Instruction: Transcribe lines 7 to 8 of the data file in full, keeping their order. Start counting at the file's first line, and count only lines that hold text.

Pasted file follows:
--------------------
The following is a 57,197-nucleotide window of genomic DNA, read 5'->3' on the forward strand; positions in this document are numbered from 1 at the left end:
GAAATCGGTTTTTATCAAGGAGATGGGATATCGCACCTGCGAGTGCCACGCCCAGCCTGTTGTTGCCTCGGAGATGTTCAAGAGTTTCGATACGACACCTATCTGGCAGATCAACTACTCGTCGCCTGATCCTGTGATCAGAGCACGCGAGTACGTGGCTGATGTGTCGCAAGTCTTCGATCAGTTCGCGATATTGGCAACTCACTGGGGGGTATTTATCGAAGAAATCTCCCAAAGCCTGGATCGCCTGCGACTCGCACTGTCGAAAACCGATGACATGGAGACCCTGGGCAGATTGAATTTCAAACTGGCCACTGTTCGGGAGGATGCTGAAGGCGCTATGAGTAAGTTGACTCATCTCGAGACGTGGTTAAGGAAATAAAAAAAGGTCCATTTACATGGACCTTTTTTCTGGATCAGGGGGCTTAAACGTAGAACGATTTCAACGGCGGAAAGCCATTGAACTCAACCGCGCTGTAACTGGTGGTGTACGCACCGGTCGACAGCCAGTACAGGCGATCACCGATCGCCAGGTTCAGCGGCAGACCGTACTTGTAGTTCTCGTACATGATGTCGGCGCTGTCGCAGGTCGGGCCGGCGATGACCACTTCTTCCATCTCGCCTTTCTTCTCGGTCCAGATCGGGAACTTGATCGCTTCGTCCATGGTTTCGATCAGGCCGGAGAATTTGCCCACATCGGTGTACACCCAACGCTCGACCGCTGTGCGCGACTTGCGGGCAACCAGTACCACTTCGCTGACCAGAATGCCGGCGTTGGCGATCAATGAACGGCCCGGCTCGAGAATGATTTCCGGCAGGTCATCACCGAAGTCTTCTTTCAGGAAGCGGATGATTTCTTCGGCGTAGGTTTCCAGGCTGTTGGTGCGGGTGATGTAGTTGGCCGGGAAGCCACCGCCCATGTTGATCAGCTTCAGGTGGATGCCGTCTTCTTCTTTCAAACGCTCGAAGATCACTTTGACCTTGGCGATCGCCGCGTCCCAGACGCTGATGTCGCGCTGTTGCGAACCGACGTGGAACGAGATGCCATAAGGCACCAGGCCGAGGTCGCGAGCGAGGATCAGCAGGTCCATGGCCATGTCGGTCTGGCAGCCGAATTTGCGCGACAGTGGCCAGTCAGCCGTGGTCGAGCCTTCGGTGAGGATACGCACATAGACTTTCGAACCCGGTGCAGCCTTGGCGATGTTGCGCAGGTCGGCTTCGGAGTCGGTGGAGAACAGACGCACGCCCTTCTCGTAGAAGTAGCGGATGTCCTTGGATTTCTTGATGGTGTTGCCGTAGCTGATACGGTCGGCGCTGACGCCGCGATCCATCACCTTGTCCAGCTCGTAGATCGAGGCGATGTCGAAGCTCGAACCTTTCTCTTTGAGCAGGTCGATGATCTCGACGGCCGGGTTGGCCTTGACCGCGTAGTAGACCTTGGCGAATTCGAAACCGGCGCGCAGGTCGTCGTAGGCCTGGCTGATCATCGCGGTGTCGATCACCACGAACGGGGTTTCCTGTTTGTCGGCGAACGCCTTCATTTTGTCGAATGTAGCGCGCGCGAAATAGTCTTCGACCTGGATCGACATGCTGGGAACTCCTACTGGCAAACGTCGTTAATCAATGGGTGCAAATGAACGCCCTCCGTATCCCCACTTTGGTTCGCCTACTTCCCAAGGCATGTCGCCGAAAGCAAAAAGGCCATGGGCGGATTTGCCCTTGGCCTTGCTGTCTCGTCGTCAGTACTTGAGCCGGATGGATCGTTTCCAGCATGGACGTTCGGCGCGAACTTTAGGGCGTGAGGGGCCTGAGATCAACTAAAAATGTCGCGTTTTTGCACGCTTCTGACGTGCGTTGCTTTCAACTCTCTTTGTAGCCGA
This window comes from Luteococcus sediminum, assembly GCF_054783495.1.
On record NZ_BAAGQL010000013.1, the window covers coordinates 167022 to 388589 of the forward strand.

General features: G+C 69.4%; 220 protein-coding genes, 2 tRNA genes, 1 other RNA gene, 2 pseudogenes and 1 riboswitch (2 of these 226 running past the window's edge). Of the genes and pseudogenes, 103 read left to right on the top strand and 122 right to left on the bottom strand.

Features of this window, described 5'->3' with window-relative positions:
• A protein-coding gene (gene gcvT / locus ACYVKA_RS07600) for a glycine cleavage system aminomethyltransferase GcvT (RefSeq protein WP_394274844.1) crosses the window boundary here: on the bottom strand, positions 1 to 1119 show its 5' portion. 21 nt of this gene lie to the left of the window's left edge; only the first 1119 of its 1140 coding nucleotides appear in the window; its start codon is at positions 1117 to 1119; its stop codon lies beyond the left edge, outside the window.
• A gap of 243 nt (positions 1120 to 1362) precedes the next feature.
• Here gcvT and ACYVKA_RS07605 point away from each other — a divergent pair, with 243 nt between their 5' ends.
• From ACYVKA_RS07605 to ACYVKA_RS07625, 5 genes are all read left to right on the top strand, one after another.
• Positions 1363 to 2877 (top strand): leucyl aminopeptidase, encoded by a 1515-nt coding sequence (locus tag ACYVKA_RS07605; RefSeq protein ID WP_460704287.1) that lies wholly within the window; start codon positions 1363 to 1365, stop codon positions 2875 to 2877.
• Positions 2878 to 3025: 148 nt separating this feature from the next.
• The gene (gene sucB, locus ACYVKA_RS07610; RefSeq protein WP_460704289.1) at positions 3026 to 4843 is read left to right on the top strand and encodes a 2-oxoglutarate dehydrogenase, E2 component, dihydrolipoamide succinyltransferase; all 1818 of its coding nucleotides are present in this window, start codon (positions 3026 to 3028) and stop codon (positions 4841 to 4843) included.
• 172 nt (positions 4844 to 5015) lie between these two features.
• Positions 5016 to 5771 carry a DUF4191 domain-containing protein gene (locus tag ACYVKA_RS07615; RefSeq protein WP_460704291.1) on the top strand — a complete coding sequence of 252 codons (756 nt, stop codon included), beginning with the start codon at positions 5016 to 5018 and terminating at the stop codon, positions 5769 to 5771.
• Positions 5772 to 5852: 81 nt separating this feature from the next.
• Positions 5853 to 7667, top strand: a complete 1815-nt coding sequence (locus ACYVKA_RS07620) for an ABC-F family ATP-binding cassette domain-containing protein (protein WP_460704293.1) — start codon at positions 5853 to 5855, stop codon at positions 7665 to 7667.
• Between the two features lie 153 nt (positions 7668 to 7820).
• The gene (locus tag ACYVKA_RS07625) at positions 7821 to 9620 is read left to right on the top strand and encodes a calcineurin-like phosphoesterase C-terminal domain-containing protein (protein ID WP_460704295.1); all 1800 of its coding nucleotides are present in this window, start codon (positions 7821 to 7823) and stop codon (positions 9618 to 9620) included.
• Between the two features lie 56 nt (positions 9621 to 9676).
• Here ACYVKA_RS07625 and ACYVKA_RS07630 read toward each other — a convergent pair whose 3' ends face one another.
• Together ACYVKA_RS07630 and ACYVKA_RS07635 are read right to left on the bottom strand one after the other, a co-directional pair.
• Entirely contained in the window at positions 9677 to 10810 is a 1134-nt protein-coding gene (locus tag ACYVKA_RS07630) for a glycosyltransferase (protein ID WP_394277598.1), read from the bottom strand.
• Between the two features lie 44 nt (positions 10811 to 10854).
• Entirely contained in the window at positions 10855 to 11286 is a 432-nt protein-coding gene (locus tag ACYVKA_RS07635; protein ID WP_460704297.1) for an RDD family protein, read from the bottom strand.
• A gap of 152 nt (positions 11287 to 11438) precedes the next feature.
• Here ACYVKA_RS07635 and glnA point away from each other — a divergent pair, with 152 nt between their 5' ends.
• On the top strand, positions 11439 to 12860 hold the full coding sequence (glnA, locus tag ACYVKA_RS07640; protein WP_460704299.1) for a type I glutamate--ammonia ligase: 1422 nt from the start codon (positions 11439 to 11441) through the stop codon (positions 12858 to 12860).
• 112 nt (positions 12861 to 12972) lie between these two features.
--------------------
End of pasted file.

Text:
• A protein-coding gene (gene gcvT / locus ACYVKA_RS07600) for a glycine cleavage system aminomethyltransferase GcvT (RefSeq protein WP_394274844.1) crosses the window boundary here: on the bottom strand, positions 1 to 1119 show its 5' portion. 21 nt of this gene lie to the left of the window's left edge; only the first 1119 of its 1140 coding nucleotides appear in the window; its start codon is at positions 1117 to 1119; its stop codon lies beyond the left edge, outside the window.
• A gap of 243 nt (positions 1120 to 1362) precedes the next feature.